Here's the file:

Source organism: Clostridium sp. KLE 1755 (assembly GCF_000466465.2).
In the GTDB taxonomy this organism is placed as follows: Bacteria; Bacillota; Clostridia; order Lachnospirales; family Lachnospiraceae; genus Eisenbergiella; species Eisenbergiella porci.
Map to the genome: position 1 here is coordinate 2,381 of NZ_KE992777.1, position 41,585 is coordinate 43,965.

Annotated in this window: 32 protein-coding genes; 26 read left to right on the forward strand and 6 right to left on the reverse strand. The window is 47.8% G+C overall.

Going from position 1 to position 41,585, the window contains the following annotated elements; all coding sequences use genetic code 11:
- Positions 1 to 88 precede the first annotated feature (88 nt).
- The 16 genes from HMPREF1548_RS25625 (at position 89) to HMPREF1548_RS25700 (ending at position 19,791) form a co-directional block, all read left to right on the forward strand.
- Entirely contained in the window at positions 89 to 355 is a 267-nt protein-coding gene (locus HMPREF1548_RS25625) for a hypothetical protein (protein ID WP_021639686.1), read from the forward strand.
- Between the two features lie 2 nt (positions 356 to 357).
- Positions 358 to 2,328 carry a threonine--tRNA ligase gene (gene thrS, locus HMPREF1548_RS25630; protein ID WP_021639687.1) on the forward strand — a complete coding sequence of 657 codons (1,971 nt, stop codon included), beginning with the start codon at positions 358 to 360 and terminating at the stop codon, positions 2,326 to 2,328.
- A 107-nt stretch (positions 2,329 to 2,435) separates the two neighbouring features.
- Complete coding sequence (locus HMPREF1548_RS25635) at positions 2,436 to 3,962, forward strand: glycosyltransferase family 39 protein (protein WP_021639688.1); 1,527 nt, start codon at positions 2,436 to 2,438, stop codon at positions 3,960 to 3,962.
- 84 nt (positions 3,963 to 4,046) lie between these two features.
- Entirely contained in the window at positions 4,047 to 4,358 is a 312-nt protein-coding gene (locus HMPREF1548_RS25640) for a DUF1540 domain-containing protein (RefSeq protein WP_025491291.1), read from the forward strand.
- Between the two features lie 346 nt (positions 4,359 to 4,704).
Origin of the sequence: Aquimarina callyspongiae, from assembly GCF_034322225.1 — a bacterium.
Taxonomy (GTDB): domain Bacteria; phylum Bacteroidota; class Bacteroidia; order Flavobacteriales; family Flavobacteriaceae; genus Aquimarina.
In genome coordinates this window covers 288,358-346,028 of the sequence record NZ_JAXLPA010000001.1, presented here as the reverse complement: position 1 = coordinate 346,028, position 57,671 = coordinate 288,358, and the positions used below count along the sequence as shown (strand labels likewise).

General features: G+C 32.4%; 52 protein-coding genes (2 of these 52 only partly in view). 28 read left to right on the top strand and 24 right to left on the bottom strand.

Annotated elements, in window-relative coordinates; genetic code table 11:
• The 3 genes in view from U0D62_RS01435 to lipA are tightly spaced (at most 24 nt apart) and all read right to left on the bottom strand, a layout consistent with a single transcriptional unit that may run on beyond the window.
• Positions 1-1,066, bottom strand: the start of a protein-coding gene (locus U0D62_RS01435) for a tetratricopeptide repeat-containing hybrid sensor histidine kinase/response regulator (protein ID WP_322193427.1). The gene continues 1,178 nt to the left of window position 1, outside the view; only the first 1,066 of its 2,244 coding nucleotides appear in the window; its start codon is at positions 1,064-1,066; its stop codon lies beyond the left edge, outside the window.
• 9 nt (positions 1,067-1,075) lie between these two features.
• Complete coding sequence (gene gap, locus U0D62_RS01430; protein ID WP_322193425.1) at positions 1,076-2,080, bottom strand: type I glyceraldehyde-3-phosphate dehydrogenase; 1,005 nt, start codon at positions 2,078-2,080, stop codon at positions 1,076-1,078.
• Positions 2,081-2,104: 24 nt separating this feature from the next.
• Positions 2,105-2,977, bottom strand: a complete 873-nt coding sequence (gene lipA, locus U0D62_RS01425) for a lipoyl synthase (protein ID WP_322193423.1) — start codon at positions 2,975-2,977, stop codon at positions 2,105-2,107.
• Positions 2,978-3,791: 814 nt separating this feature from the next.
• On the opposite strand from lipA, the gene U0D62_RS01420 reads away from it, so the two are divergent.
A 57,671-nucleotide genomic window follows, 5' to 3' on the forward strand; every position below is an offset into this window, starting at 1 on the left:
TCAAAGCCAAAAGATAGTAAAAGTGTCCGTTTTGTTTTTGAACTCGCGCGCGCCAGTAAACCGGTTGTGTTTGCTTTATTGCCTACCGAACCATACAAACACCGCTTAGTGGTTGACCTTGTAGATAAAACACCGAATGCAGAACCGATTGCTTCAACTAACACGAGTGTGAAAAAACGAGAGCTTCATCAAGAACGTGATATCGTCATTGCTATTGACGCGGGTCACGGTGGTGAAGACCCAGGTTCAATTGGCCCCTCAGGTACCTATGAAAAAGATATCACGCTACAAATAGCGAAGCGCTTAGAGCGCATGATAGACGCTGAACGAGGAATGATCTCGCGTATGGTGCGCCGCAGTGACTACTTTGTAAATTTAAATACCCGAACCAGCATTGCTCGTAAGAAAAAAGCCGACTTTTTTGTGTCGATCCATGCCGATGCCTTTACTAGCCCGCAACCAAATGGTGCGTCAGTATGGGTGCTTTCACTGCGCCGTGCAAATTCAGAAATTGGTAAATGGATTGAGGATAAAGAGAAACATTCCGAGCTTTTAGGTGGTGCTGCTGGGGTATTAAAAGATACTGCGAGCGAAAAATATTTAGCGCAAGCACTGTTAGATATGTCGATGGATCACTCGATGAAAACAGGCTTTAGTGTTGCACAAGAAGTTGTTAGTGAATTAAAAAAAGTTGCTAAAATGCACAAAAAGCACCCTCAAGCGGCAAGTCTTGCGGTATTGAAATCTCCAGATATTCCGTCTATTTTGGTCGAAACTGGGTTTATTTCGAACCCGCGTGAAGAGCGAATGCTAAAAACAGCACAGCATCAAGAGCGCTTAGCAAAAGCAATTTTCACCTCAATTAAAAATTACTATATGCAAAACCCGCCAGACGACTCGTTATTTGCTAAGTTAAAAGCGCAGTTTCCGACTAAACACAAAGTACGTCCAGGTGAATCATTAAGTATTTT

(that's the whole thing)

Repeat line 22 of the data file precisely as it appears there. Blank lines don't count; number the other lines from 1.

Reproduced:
• Positions 1-1,066, bottom strand: the start of a protein-coding gene (locus U0D62_RS01435) for a tetratricopeptide repeat-containing hybrid sensor histidine kinase/response regulator (protein ID WP_322193427.1). The gene continues 1,178 nt to the left of window position 1, outside the view; only the first 1,066 of its 2,244 coding nucleotides appear in the window; its start codon is at positions 1,064-1,066; its stop codon lies beyond the left edge, outside the window.